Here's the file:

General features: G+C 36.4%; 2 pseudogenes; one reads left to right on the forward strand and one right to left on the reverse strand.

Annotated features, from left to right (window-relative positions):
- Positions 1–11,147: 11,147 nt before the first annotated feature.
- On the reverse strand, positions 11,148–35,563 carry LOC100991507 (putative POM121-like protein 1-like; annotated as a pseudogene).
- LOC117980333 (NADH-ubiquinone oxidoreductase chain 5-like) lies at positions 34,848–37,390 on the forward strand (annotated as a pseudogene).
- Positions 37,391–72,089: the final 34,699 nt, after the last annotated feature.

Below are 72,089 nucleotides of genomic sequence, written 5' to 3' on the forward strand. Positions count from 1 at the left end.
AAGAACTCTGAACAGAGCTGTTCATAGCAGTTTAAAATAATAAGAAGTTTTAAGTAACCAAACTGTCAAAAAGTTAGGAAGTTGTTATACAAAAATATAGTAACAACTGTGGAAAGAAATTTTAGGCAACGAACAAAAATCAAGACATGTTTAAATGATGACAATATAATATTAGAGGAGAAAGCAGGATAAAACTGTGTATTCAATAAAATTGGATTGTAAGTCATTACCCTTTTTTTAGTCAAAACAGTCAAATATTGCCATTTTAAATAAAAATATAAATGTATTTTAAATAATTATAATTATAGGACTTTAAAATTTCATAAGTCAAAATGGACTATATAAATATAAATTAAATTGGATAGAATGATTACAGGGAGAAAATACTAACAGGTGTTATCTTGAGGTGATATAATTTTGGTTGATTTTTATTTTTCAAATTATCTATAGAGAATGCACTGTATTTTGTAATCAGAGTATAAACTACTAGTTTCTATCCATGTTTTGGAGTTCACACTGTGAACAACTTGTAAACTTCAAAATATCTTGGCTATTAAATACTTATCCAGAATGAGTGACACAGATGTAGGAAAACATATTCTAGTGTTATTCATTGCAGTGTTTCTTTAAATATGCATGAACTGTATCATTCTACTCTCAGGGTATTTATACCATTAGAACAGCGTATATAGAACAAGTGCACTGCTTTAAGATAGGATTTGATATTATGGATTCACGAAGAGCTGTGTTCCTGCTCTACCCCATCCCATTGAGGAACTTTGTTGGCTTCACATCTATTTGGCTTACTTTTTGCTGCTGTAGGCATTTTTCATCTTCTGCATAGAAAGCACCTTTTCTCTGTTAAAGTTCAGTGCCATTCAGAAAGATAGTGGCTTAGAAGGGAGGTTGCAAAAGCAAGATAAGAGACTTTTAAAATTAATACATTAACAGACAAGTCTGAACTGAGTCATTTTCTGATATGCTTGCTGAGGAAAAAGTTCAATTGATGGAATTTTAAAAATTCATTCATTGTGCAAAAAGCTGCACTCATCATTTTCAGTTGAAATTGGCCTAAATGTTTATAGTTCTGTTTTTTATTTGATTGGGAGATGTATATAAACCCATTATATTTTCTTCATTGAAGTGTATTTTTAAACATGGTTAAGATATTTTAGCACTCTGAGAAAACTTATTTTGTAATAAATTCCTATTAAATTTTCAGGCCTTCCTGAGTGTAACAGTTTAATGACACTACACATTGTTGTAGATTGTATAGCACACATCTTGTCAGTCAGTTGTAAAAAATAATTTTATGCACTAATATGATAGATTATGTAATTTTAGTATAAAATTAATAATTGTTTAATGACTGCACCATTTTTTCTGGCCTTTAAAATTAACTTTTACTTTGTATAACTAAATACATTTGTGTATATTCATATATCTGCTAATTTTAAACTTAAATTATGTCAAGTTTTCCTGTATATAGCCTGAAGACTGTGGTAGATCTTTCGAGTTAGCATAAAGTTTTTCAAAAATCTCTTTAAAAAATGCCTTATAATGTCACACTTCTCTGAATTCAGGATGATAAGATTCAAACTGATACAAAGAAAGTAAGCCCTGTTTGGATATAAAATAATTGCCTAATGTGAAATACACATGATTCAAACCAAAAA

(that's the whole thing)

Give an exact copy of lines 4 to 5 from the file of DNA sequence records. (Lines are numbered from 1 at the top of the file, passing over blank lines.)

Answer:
- On the reverse strand, positions 11,148–35,563 carry LOC100991507 (putative POM121-like protein 1-like; annotated as a pseudogene).
- LOC117980333 (NADH-ubiquinone oxidoreductase chain 5-like) lies at positions 34,848–37,390 on the forward strand (annotated as a pseudogene).